Homeless baby boomers, born between 1946 and 1965.


Growing numbers of Kiwis risk becoming homeless in old age because of falling home ownership rates, rising rents and static housing subsidies, the Salvation Army says.

Homeless Baby Boomers, a hard-hitting report by the army’s social policy unit, says superannuitants in private rentals will jump almost four-fold from 61,000 in 2013 to 237,000 by 2030, as those owning their own homes drop from 73 per cent of the age group to 63 per cent.

It says rents have risen 4 per cent a year over the past five years, while the accommodation supplement has not changed since 2007, making it harder for many elderly renters to survive.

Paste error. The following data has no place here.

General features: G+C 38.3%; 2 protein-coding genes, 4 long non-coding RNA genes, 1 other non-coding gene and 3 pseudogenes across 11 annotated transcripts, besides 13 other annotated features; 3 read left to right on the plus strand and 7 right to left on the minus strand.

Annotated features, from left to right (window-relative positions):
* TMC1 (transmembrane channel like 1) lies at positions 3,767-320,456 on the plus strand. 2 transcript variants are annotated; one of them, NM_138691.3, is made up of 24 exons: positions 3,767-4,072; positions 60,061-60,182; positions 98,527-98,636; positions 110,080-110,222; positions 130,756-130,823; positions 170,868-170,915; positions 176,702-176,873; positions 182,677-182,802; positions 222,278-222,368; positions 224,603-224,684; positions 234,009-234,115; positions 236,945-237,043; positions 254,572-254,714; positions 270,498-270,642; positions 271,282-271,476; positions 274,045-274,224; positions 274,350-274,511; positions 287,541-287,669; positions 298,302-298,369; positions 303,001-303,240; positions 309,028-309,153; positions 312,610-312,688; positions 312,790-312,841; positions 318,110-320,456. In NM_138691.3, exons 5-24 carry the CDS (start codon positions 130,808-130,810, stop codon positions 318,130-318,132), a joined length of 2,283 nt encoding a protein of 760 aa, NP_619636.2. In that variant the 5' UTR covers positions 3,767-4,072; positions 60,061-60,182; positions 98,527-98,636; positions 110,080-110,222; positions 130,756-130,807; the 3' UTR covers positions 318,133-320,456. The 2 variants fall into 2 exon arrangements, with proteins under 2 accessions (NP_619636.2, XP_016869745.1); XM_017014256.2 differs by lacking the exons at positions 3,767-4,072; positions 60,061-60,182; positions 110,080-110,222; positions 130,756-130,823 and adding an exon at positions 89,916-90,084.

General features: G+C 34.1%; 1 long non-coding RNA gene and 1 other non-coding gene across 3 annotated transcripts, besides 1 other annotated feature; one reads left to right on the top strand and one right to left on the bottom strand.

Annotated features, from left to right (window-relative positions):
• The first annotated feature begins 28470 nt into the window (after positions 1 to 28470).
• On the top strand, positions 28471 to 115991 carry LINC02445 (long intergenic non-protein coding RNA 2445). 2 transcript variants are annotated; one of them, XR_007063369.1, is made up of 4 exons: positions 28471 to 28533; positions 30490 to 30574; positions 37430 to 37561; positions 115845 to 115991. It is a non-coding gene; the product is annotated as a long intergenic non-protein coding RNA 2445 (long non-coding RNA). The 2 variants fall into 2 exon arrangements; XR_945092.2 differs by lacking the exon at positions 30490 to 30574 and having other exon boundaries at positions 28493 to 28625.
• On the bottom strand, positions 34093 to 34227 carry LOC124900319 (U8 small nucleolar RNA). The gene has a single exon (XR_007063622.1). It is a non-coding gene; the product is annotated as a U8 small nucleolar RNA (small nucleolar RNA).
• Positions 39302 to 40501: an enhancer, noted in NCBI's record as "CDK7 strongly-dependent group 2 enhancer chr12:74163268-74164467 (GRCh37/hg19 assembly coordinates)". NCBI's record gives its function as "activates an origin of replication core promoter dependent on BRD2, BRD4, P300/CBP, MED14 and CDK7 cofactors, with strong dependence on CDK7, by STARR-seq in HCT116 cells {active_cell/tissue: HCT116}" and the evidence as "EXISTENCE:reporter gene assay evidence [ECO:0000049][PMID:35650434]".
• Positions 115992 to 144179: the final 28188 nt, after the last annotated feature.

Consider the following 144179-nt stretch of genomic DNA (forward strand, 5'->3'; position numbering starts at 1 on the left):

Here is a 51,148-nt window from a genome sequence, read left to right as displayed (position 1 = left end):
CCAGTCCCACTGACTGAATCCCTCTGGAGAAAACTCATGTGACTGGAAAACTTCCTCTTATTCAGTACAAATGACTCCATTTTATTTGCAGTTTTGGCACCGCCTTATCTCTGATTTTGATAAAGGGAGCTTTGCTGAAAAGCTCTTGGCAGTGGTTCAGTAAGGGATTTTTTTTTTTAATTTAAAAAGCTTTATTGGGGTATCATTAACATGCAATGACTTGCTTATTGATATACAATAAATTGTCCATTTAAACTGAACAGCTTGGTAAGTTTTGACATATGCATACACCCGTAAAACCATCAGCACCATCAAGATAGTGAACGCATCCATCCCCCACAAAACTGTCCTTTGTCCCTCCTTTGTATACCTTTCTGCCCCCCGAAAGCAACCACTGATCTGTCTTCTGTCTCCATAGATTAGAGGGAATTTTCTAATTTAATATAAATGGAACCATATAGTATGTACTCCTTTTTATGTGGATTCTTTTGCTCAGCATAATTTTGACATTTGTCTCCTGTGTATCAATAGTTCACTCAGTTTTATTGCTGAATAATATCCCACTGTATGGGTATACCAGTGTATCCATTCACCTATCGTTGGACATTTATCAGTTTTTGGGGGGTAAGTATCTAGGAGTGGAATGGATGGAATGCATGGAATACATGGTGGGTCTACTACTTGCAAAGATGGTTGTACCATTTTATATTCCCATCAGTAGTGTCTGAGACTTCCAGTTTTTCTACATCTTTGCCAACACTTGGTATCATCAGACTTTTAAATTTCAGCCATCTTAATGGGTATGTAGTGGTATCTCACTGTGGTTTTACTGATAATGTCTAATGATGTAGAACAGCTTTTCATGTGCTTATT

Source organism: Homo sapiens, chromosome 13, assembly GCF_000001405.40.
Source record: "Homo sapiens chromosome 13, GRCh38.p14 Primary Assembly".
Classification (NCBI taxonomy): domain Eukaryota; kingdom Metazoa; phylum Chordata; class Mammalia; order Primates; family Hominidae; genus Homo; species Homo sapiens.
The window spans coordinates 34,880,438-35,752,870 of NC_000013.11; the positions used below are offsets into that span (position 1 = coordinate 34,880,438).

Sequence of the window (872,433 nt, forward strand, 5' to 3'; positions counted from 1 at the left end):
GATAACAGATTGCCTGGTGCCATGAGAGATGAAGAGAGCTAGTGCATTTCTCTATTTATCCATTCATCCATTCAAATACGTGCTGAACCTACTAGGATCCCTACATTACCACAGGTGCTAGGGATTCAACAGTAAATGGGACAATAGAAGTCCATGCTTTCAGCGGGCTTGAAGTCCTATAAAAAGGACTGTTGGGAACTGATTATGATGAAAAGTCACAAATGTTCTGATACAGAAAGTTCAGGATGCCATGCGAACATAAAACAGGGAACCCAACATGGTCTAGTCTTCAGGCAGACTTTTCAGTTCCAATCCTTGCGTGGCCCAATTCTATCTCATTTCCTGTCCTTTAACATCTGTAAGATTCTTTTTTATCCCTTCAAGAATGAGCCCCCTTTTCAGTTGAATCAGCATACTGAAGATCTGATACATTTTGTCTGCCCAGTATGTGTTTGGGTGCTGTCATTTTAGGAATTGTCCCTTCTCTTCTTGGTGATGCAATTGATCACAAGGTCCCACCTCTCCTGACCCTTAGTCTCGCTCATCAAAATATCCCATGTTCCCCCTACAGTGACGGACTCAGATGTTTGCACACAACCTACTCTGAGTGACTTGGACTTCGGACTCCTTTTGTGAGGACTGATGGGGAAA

“Australian housing researchers are reporting increasing incidents of what they term first-time homelessness amongst people in their later middle age or early retirement years,” it says.

“These are people who have held down jobs and led fairly conventional lives until an event such as a relationship breakdown, redundancy, injury or a health setback means that they lose their housing and perhaps their income.

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